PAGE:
Dr David Heslop is an Associate Professor at the School of Public Health and Community Medicine at UNSW and is the Director UNSW Health Management Programs. He is a chief investigator in the Integrated Systems for Epidemic Response (ISER) NHMRC Centre for Research Excellence, with research focus on analysis of epidemic response systems and health systems during crises, emergencies and disasters. He retains significant military responsibilities as Senior Medical Adviser for CBRNE to Special Operations Headquarters Australia and to Australian Defence Force (ADF) joint senior leadership.

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Professor Harriet Hiscock

Director, Health Services Research Unit, The Royal Children's Hospital

Co-leader, Community Health Services Research, Centre for Community Child Health, Murdoch Childrens Research Institute

Principal Fellow, Department of Paediatrics, The University of Melbourne

Professor Hiscock is a consultant paediatrician and senior research fellow. She is Director of the Royal Children’s Hospital Health Services Research Unit, Co-Group Leader of the Community Health Services Research group at the Murdoch Childrens Research Institute, Director of the Australian Paediatric Research Network, and Director of the Unsettled Babies Clinic. Her research focuses on common child health conditions, in particular (i) developing and trialling community approaches to their management; (ii) reducing low value care (i.e. unnecessary imaging, pathology testing and medication); and (iii) optimising care for common mental health conditions such as ADHD and anxiety. She is also interested in improving child health outcomes through paediatric, secondary care-based research including e-health. She is driving this research through the Australian Paediatric Research Network – a research network of 500 paediatricians. She is assisted by a team of about 15 researchers and students.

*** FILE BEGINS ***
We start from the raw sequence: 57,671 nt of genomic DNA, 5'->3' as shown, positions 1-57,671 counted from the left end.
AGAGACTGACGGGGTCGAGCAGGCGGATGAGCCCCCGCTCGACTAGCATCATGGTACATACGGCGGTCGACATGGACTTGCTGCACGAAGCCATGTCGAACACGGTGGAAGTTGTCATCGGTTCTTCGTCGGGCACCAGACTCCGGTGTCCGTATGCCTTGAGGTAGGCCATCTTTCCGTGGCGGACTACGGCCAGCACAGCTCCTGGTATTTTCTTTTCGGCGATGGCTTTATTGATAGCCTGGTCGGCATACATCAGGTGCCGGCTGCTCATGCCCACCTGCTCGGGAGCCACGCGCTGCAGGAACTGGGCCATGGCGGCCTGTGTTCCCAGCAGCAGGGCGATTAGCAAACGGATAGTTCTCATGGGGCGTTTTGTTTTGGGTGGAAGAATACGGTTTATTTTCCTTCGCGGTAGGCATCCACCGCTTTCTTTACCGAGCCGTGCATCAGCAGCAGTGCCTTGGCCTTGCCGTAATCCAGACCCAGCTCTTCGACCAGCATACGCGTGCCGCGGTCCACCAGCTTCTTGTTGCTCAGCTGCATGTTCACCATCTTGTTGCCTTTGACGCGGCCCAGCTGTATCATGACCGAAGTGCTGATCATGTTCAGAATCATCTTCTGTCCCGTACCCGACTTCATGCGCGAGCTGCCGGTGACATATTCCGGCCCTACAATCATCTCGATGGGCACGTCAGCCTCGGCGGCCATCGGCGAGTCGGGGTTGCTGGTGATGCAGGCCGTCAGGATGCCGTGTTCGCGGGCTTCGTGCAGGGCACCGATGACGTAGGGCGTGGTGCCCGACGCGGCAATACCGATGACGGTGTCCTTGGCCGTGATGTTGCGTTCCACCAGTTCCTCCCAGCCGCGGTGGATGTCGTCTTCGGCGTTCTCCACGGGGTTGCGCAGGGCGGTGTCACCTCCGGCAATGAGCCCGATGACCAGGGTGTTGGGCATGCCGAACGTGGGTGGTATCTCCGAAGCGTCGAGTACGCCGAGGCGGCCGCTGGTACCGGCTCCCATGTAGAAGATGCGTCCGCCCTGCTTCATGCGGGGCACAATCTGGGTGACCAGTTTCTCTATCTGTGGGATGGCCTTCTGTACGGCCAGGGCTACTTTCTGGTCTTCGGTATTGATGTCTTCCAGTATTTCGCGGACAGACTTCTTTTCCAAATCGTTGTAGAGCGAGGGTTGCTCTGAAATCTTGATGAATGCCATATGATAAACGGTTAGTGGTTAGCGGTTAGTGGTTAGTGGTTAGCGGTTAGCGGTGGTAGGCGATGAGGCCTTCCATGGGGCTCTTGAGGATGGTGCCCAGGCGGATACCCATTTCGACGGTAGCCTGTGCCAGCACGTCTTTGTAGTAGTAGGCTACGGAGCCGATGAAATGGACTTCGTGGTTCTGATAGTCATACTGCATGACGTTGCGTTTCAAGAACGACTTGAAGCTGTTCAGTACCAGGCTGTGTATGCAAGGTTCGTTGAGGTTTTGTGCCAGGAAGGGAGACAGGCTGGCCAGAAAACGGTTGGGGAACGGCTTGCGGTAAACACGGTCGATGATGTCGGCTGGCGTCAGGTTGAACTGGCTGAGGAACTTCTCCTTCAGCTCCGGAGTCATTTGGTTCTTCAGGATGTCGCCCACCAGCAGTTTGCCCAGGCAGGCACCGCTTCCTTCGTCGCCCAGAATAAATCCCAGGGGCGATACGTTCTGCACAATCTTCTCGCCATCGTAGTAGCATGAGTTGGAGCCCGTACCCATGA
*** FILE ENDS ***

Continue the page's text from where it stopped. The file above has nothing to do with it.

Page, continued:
Dr Ryan Hoy

Respiratory Physician, Monash University

Dr Ryan Hoy is a Respiratory and Sleep Disorders physician who completed his medical degree at the University of Melbourne in 1998. Ryan undertook specialist training in respiratory and sleep medicine in Victoria and then a fellowship in Occupational Lung Diseases at Toronto Western Hospital in Canada, where he gained valuable experience in the diagnosis and management of complex work-related respiratory disorders. He obtained a Master's degree of Occupational and Environmental Health at Monash University. Ryan is currently a senior research fellow at the Monash Centre for Occupational and Environmental Health. He has several publications in this field and has presented at national and international conferences. His clinical practice is based at Cabrini Malvern and the Alfred Hospital.

Professor John Kolbe MB BS, FRACP

Respiratory Physician, Auckland City Hospital and Professor of Medicine
Department of Medicine, Faculty of Medical and Health Sciences, University of Auckland.